Work In Progress: This neighborhood gallery is not yet complete.
New York’s Greenwich Village preserves two centuries of architectural treasures. These photos only hint at the historical architecture protected by the NYC Landmarks Preservation Commission in 1969.
Although “the Village” usually includes West Village, NoHo, and East Village, this gallery excludes those subdivisions – which have their own galleries.
As befits the district’s bohemian/counterculture image, the streets here ignore (because they predate) Manhattan’s street grid. Hence, you’ll find West 4th Street and West 10th Street intersecting, when they should be parallel, six blocks apart. Getting lost may be fun, but first-time visitors will want to bring a map!*
Greenwich Village, often referred to by locals as simply “the Village,” is a neighborhood on the west side of Lower Manhattan, New York City. Greenwich Village has been known as an artists’ haven, the Bohemian capital, the cradle of the modern LGBT movement, and the East Coast birthplace of both the Beat and ’60s counterculture movements. Groenwijck, one of the Dutch names for the village (meaning “Green District”), was Anglicized to Greenwich. New York University (NYU) is located in Greenwich Village.
Greenwich Village has undergone extensive gentrification and commercialization; the four zip codes that constitute the Village – 10011, 10012, 10013, and 10014 – were all ranked among the ten most expensive in the United States by median housing price in 2014, according to Forbes, with residential property sale prices in the West Village neighborhood typically exceeding US$2,000 per square foot ($22,000/m2) in 2016.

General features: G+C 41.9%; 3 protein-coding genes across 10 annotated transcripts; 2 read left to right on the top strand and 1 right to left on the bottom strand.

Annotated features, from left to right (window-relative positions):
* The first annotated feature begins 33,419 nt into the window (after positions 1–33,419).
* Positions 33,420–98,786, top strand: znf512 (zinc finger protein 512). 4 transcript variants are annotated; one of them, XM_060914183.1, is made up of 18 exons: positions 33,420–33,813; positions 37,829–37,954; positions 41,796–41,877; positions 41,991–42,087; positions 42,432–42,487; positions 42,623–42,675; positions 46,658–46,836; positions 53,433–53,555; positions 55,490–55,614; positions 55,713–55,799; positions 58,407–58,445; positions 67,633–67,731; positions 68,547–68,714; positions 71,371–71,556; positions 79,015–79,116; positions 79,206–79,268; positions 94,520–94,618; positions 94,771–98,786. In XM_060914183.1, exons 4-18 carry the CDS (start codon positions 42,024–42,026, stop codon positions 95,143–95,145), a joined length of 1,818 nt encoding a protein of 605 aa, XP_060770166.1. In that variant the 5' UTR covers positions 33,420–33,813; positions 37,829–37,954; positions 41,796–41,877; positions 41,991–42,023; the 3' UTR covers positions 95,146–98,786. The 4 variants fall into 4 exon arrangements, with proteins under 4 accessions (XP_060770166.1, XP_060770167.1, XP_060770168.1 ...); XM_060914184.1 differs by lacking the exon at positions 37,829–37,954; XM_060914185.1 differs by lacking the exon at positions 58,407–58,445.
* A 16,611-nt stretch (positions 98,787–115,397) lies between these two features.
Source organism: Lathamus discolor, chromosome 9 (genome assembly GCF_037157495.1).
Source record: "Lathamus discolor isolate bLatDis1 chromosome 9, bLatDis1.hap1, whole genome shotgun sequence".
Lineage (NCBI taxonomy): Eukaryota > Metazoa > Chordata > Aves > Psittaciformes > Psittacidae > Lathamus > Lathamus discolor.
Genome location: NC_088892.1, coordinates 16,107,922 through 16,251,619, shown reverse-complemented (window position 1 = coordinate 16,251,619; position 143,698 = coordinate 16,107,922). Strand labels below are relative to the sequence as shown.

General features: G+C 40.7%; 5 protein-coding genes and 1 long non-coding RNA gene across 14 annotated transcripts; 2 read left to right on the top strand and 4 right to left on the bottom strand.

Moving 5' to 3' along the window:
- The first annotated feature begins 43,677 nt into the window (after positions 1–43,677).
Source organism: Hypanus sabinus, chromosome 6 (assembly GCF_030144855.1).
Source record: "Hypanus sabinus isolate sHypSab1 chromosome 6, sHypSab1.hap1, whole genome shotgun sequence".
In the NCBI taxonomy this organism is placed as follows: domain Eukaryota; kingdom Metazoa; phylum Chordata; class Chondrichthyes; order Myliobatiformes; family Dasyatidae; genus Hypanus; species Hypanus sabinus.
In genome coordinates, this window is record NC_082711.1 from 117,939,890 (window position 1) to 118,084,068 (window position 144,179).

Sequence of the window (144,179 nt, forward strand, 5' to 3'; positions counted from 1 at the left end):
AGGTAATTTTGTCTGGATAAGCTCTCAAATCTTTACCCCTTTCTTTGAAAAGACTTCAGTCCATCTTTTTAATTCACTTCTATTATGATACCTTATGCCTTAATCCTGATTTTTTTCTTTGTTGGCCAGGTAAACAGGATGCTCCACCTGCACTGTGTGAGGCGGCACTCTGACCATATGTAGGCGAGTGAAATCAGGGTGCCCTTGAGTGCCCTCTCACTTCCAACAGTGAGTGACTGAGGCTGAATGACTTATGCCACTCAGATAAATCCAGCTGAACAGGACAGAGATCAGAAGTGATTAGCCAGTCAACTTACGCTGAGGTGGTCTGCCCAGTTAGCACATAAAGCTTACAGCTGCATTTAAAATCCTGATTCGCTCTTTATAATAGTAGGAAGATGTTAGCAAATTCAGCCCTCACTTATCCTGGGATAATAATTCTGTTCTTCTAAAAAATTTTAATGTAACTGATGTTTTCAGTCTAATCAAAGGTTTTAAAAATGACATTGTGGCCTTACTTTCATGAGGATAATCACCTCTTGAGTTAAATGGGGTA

Highly recommended: NYC Landmarks Map
* P.S., the West Village’s Gay Street has nothing to do with sexual orientation. Go ahead, Google it!
Greenwich Village Recommended Reading
- Wikipedia entry
- NYC Landmarks Preservation Commission designation report (Greenwich Village Historic District)
- NYC Landmarks Preservation Commission designation report (Greenwich Village Historic District Extension)
- NYC Landmarks Preservation Commission designation report (Greenwich Village Historic District Extension II)
- The New York Times Streetscapes:/7 East 10th Street; A Greenwich Village House Awash in Indian Detailing (September 11, 1994)
- The New York Times Walking Tour of Greenwich Village
Greenwich Village Architecture Photos
|Building / Address||Year||Architect|
|1 Fifth Avenue||1927||Helme & Corbett, Sugarman & Berger|
|37 Washington Square West||1928||Gronenberg & Leuchtag|
|39 Fifth Avenue||1922||Emery Roth|
|Beauclaire / 25 E 9th Street, 26 E 10th Street, 40 University Place||1926||Sugarman & Berger|
|Cable Building / 611 Broadway||1894||McKim, Mead & White|
|Devonshire House / 28 E 10th Street||1926||Emery Roth|
|Lockwood de Forest house / 7 E 10th Street||1887||Van Campen Taylor|
|The New School / 63 Fifth Avenue||2014||Skidmore Owings & Merrill|
|Novarre / 135 W 4th Street||1860||Charles Hadden|
|Roosevelt Building||1894||Stephen D. Hatch|
|Wordsworth / 21 E 10th Street||1926||Sugarman & Berger|
Google Map Note: Google’s definition includes the West Village; this gallery encompasses only the area east of Sixth Avenue (Avenue of the Americas).